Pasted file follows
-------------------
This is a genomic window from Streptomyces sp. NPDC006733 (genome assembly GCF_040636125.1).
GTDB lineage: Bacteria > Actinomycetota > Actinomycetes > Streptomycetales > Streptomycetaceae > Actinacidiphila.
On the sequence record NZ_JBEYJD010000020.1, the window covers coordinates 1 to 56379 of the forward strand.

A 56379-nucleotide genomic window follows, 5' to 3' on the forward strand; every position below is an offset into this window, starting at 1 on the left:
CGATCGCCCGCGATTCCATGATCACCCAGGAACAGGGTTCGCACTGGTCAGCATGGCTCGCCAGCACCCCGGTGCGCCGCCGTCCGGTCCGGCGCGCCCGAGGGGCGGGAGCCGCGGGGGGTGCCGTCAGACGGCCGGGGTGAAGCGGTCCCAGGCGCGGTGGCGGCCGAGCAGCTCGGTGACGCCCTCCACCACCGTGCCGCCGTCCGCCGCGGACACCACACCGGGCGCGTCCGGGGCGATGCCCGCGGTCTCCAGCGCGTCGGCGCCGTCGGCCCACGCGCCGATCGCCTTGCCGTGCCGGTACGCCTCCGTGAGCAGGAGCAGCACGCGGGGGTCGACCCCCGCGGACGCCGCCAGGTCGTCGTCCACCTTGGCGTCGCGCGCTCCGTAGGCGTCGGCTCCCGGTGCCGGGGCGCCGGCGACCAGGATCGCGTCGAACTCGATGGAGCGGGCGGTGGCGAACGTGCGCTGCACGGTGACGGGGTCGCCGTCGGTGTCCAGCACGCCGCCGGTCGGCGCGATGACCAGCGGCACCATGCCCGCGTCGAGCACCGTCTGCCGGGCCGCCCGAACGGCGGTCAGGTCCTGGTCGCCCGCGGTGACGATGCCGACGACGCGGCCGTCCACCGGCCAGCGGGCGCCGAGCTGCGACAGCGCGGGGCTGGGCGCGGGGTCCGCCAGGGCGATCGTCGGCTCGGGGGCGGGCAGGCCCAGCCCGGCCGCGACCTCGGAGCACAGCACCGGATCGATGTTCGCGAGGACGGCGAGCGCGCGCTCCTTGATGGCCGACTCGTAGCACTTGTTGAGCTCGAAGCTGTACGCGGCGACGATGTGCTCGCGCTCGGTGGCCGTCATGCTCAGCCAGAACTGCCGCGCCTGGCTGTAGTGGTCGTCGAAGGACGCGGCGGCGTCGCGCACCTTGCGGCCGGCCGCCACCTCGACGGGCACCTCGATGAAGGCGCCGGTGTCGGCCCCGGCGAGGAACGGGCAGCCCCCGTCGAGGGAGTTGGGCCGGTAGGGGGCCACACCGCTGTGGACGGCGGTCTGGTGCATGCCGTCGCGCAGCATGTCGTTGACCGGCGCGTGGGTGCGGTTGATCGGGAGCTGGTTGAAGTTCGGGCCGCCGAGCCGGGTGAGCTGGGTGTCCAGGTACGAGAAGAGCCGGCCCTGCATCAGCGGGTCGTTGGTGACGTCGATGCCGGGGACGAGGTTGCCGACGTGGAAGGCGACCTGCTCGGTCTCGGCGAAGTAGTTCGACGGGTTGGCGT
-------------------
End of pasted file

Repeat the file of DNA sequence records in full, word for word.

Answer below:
This is a genomic window from Streptomyces sp. NPDC006733 (genome assembly GCF_040636125.1).
GTDB lineage: Bacteria > Actinomycetota > Actinomycetes > Streptomycetales > Streptomycetaceae > Actinacidiphila.
On the sequence record NZ_JBEYJD010000020.1, the window covers coordinates 1 to 56379 of the forward strand.

A 56379-nucleotide genomic window follows, 5' to 3' on the forward strand; every position below is an offset into this window, starting at 1 on the left:
CGATCGCCCGCGATTCCATGATCACCCAGGAACAGGGTTCGCACTGGTCAGCATGGCTCGCCAGCACCCCGGTGCGCCGCCGTCCGGTCCGGCGCGCCCGAGGGGCGGGAGCCGCGGGGGGTGCCGTCAGACGGCCGGGGTGAAGCGGTCCCAGGCGCGGTGGCGGCCGAGCAGCTCGGTGACGCCCTCCACCACCGTGCCGCCGTCCGCCGCGGACACCACACCGGGCGCGTCCGGGGCGATGCCCGCGGTCTCCAGCGCGTCGGCGCCGTCGGCCCACGCGCCGATCGCCTTGCCGTGCCGGTACGCCTCCGTGAGCAGGAGCAGCACGCGGGGGTCGACCCCCGCGGACGCCGCCAGGTCGTCGTCCACCTTGGCGTCGCGCGCTCCGTAGGCGTCGGCTCCCGGTGCCGGGGCGCCGGCGACCAGGATCGCGTCGAACTCGATGGAGCGGGCGGTGGCGAACGTGCGCTGCACGGTGACGGGGTCGCCGTCGGTGTCCAGCACGCCGCCGGTCGGCGCGATGACCAGCGGCACCATGCCCGCGTCGAGCACCGTCTGCCGGGCCGCCCGAACGGCGGTCAGGTCCTGGTCGCCCGCGGTGACGATGCCGACGACGCGGCCGTCCACCGGCCAGCGGGCGCCGAGCTGCGACAGCGCGGGGCTGGGCGCGGGGTCCGCCAGGGCGATCGTCGGCTCGGGGGCGGGCAGGCCCAGCCCGGCCGCGACCTCGGAGCACAGCACCGGATCGATGTTCGCGAGGACGGCGAGCGCGCGCTCCTTGATGGCCGACTCGTAGCACTTGTTGAGCTCGAAGCTGTACGCGGCGACGATGTGCTCGCGCTCGGTGGCCGTCATGCTCAGCCAGAACTGCCGCGCCTGGCTGTAGTGGTCGTCGAAGGACGCGGCGGCGTCGCGCACCTTGCGGCCGGCCGCCACCTCGACGGGCACCTCGATGAAGGCGCCGGTGTCGGCCCCGGCGAGGAACGGGCAGCCCCCGTCGAGGGAGTTGGGCCGGTAGGGGGCCACACCGCTGTGGACGGCGGTCTGGTGCATGCCGTCGCGCAGCATGTCGTTGACCGGCGCGTGGGTGCGGTTGATCGGGAGCTGGTTGAAGTTCGGGCCGCCGAGCCGGGTGAGCTGGGTGTCCAGGTACGAGAAGAGCCGGCCCTGCATCAGCGGGTCGTTGGTGACGTCGATGCCGGGGACGAGGTTGCCGACGTGGAAGGCGACCTGCTCGGTCTCGGCGAAGTAGTTCGACGGGTTGGCGT